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Sales and marketing departments often view one another as adversaries. It's all too common for marketing to hit its target while sales miss, each blaming one another for the reason the company is underperforming.
Marketing believes they're pulling in more visitors who view more pages and make more enquiries, request more trials and convert more demos. They view the sales team as the root of the problem.
The sales team believe they're getting crap leads that aren't ready to buy, aren't qualified properly and that this is the reason why they're selling less than their quota.
Who's right? Both? Neither?
Clever companies are retooling their approach, their goals, rewards and team alignment, adopting the moniker 'SMarketing' to unify their teams.
SMarketing is simply the alignment of sales and marketing so that their goals and rewards are co-ordinated.
In the old way of doing things, each team had distinct Key Performance Indicators (KPIs) which were used to determine their success.
In the new way, both teams have some goals unique to them, but share a common core or overlap that means each one is doing their part to make the combined sales and marketing approach a success.
Focusing both teams on Sales Qualified Leads (SQLs) as the cornerstone of success is one of the most straight-forward means of embracing SMarketing.
Research from Aberdeen Group found organisations with highly aligned marketing and sales operations achieved an average of 32% annual revenue growth - while less well-aligned companies reported an average 7% decline.
Why isn't everyone doing it? Because it isn't easy…
Marketers are not used to working with SQLs because they require qualification. Marketers typically deal with traffic, visitors, views, downloads, enquiries, button submits etc. They are not used to having someone intervene, evaluate the qualifications and readiness of the lead and decide if indeed each lead is sales qualified.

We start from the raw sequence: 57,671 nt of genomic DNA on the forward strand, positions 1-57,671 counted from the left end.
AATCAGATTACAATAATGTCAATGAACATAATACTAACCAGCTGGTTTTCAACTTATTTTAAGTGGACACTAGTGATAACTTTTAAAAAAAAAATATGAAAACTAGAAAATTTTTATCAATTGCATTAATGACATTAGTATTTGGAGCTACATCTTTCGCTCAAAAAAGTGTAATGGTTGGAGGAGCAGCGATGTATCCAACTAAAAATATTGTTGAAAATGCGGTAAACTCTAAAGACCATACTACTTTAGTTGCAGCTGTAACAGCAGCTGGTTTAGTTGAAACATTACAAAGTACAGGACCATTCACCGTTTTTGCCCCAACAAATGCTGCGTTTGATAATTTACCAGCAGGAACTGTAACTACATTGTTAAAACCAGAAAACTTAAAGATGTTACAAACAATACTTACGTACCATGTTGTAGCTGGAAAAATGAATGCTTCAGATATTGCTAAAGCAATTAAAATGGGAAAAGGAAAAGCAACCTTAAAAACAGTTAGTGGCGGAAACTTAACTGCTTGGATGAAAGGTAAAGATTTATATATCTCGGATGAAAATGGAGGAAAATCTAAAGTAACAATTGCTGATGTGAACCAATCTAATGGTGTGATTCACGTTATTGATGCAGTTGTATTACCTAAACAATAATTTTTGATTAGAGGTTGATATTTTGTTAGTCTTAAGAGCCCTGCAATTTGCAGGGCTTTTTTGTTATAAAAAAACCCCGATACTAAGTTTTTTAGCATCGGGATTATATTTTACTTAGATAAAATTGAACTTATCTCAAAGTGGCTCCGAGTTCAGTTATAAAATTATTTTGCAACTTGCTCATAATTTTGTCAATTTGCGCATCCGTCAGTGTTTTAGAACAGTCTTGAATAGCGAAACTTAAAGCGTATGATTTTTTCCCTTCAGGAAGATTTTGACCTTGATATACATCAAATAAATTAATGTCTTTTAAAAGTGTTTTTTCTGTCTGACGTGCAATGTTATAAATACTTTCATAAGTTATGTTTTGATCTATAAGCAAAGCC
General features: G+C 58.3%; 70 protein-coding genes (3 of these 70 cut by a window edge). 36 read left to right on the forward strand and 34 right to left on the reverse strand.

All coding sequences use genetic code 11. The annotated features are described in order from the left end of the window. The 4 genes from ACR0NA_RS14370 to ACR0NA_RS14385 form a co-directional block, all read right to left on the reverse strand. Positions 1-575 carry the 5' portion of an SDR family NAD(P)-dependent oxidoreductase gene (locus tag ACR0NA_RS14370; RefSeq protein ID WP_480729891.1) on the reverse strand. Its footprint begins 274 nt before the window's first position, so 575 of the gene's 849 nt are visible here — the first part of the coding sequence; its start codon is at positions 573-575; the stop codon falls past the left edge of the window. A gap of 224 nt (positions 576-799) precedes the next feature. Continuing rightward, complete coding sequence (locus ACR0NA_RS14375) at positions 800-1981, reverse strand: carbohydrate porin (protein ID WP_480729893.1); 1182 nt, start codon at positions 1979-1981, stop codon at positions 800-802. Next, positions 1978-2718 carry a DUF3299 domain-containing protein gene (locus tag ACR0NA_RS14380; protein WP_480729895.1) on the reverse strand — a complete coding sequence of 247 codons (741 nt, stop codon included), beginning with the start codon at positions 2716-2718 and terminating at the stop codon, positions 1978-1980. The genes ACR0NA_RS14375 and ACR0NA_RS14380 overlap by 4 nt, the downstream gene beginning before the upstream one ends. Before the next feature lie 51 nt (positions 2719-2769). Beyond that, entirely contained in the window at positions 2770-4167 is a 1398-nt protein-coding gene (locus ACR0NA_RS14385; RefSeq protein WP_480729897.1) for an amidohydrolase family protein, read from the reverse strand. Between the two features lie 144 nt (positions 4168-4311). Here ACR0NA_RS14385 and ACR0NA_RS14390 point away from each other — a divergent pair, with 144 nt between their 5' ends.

Business development reps are often the ones who get the leads from marketing as Marketing Qualified Leads (MQLs) and then assess them to confirm whether or not they are SQLs.
Marketing needs additional education about the qualification process and will often come away with a better understanding of the target market, thus helping them to improve their content creation, advertising, PR and other activities.
Sales typically refer to poor-quality leads as the reason for why their pipelines are not flowing well. Leads can be from non-decision makers, companies who are very early in their research phase of making a purchase or who have no real intention of buying. They can be from companies without a budget for a purchase or who are in a sector that is a poor fit for their solution portfolio.
The sales team has to take the initiative and explain to marketing why these were rejected as non-SQL. Marketing then has to embrace this information and use it to help shape their buyer personas, buyer journey maps, content, website, email drip campaigns etc. from top to bottom.
Changing a phrase here, a caption there, product literature and other customer facing communications can reshape their offering, so that it more tightly fits the desired prospects and pre-eliminates those which would be rejected as not qualified.
Great article @webgeek.
Thanks Yiuwin, much appreciated!